Zala Aero upgrades GCS and simulator technology
Zala Aero has unveiled its newest GCS control and video 3D simulator, which has been designed to train and test pilots on different platforms and in variable operational and environmental conditions. The company announced the news 22 May, 2012.
According to the company, the software simulates all the conditions of a UAS flight; from take off to landing while automatically testing the pilot with built in tests such as storm conditions, loss of video link, or loss of data link, allowing the operators to test their skills before their first flight. The Software will be available to all existing customers online, and all future Zala Aero UAS will have the software built in.
One of the biggest advantages of the simulator is that both VTOL and fixed wing UAVs can be set, and the 3D video projects the real buildings and structures, enabling UAS operators to test their skills and familiarise themselves with the area that they will be flying before the real mission..
The company has also announced that its Ground Control Station (GCS) software has been upgraded to OS Android and iOS. This allows mission planning that automatically takes into account the terrain, and voice mission confirmation and informative voice commands from the GCS to the UAV operator.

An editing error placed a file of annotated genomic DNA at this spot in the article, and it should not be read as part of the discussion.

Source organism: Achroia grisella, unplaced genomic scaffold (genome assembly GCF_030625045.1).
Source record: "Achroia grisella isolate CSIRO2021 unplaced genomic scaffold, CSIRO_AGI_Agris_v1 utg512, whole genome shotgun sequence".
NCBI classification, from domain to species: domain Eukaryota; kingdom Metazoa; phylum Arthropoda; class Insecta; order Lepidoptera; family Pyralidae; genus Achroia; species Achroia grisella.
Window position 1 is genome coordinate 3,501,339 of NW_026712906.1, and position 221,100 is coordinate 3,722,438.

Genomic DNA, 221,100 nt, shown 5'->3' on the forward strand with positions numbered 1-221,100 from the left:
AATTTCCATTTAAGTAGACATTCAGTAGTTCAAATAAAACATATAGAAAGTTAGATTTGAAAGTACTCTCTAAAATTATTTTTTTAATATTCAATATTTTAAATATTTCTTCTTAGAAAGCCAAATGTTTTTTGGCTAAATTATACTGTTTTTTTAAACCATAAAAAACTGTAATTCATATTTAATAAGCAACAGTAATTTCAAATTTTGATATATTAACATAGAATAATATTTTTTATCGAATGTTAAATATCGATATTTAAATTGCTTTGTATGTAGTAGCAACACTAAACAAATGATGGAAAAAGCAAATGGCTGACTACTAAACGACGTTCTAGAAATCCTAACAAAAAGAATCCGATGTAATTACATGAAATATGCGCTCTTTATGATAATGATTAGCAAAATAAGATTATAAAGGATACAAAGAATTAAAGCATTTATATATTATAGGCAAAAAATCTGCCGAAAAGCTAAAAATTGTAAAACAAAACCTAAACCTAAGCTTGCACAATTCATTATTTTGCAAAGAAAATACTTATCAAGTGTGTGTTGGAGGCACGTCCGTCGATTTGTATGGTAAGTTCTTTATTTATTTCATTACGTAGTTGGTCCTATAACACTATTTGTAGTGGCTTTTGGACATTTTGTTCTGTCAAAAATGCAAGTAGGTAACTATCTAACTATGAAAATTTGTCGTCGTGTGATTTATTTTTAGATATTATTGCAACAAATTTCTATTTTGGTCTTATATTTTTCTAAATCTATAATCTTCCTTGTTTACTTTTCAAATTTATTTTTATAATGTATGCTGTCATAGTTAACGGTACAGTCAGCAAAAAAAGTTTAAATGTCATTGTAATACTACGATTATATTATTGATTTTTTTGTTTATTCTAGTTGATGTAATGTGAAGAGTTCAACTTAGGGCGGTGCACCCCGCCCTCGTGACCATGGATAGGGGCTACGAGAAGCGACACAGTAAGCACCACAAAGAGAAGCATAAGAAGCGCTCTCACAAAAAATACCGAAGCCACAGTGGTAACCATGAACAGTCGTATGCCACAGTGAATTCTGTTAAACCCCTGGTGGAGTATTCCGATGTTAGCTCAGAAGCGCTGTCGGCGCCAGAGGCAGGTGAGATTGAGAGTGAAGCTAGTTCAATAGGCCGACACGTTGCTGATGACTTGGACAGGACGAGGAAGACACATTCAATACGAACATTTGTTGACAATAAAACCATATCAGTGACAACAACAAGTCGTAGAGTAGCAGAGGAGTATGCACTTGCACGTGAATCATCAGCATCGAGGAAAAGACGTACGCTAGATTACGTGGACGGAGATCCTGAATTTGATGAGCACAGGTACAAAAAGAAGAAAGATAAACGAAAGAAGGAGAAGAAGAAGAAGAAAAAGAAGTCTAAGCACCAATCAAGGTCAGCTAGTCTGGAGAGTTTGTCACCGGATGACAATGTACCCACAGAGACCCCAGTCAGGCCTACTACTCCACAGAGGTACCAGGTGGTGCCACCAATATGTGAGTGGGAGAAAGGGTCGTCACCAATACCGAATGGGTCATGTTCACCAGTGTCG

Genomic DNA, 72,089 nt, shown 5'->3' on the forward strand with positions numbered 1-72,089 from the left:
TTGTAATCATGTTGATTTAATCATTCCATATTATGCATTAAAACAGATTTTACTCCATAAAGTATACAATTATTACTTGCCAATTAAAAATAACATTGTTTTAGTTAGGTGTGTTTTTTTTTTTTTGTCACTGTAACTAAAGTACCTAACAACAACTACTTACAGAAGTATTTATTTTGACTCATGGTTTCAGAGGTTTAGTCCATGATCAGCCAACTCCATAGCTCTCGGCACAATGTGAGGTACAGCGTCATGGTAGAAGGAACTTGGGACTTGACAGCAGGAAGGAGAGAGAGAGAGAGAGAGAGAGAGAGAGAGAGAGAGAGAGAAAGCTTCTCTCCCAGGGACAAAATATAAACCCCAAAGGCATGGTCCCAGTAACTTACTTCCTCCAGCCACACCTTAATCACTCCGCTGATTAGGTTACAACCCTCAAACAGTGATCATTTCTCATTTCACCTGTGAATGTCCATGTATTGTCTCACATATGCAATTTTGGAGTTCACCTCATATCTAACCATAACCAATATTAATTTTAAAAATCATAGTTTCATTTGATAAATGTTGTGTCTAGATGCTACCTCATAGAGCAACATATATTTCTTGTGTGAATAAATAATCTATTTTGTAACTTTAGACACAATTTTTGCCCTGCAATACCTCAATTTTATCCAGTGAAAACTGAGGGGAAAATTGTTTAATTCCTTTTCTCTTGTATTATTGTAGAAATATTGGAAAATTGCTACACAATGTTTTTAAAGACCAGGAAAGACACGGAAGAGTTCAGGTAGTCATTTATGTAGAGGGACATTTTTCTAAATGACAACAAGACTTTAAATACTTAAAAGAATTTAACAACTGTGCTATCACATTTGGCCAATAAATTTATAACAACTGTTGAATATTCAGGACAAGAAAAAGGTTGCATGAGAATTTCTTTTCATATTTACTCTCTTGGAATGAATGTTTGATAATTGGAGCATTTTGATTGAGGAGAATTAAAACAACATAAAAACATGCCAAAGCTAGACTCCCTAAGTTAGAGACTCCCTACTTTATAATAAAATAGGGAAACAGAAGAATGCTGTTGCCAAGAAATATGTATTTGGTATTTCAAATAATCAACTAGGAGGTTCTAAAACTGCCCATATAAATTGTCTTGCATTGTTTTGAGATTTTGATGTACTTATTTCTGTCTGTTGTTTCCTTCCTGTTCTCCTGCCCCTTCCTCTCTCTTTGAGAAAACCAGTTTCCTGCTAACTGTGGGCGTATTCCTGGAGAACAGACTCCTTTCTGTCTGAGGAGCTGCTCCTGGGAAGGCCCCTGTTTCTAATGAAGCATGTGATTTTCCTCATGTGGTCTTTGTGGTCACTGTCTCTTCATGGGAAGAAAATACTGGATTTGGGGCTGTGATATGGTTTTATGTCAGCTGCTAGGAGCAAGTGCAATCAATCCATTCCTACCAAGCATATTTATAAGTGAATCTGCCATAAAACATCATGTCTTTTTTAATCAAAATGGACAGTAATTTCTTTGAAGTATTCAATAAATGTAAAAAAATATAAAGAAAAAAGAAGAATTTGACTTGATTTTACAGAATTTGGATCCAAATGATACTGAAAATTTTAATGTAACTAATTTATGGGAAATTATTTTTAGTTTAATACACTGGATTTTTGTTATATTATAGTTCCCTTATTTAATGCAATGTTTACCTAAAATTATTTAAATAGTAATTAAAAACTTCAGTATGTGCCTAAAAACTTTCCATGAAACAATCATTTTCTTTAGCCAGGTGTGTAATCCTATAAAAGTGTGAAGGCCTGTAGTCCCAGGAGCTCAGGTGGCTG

It also allows three-dimensional mapping of all active and stationary objects, including GCS, UAV, the tracked object, and UAV field of view; and enables transfer the control of UAV(s) from one GCS to the other in real time. Controlling both VTOL and fixed wing UAVs at the same time, a GCS operator can take control of up to four UAVs simultaneously.
More from Uncrewed Vehicles
CATIC have displayed its new AR-2000 drone at Dubai Airshow 2023, emphasising ship-based capabilities with PLA already purchasing.
Australia has ordered four Northrop Grumman MQ-4C Triton UAS which can operate as an uncrewed maritime patrol aircraft (MPA) alongside the country’s in-service Boeing P-8A MPA fleet.
The Khronos tethered UAS has been designed to be simple to use and has drawn on Elistair’s experience with hundreds of existing customers.
The use of long-duration Uncrewed Surface Vehicles for maritime surveillance and monitoring has become part of the fleet inventory as navies try to reduce the level of effort required to gather intelligence on areas of interest.
A growing number of uncrewed systems have been on show at Sydney's Indo-Pacific Maritime exhibition with a select few currently being trialled to see if they can enhance the Royal Australian Navy's surveillance levels.